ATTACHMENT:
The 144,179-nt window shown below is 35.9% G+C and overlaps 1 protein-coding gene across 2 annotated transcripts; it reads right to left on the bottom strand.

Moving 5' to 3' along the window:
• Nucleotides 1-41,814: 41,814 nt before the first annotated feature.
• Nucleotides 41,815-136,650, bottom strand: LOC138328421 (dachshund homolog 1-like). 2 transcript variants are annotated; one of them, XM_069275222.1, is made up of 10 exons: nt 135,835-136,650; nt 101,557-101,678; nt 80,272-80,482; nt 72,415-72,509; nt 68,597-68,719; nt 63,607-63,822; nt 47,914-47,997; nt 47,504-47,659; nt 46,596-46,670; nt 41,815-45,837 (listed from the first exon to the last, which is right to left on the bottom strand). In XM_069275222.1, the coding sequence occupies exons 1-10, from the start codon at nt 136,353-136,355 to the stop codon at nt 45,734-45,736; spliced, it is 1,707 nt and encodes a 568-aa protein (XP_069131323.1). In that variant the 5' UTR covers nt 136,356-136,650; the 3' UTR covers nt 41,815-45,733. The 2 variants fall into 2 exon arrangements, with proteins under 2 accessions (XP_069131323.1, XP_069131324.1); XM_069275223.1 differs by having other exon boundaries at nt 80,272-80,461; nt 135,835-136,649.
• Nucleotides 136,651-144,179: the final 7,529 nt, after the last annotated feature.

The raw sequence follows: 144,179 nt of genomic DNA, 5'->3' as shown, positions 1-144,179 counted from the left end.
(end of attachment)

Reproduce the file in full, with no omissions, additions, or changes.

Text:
The 144,179-nt window shown below is 35.9% G+C and overlaps 1 protein-coding gene across 2 annotated transcripts; it reads right to left on the bottom strand.

Moving 5' to 3' along the window:
• Nucleotides 1-41,814: 41,814 nt before the first annotated feature.
• Nucleotides 41,815-136,650, bottom strand: LOC138328421 (dachshund homolog 1-like). 2 transcript variants are annotated; one of them, XM_069275222.1, is made up of 10 exons: nt 135,835-136,650; nt 101,557-101,678; nt 80,272-80,482; nt 72,415-72,509; nt 68,597-68,719; nt 63,607-63,822; nt 47,914-47,997; nt 47,504-47,659; nt 46,596-46,670; nt 41,815-45,837 (listed from the first exon to the last, which is right to left on the bottom strand). In XM_069275222.1, the coding sequence occupies exons 1-10, from the start codon at nt 136,353-136,355 to the stop codon at nt 45,734-45,736; spliced, it is 1,707 nt and encodes a 568-aa protein (XP_069131323.1). In that variant the 5' UTR covers nt 136,356-136,650; the 3' UTR covers nt 41,815-45,733. The 2 variants fall into 2 exon arrangements, with proteins under 2 accessions (XP_069131323.1, XP_069131324.1); XM_069275223.1 differs by having other exon boundaries at nt 80,272-80,461; nt 135,835-136,649.
• Nucleotides 136,651-144,179: the final 7,529 nt, after the last annotated feature.

The raw sequence follows: 144,179 nt of genomic DNA, 5'->3' as shown, positions 1-144,179 counted from the left end.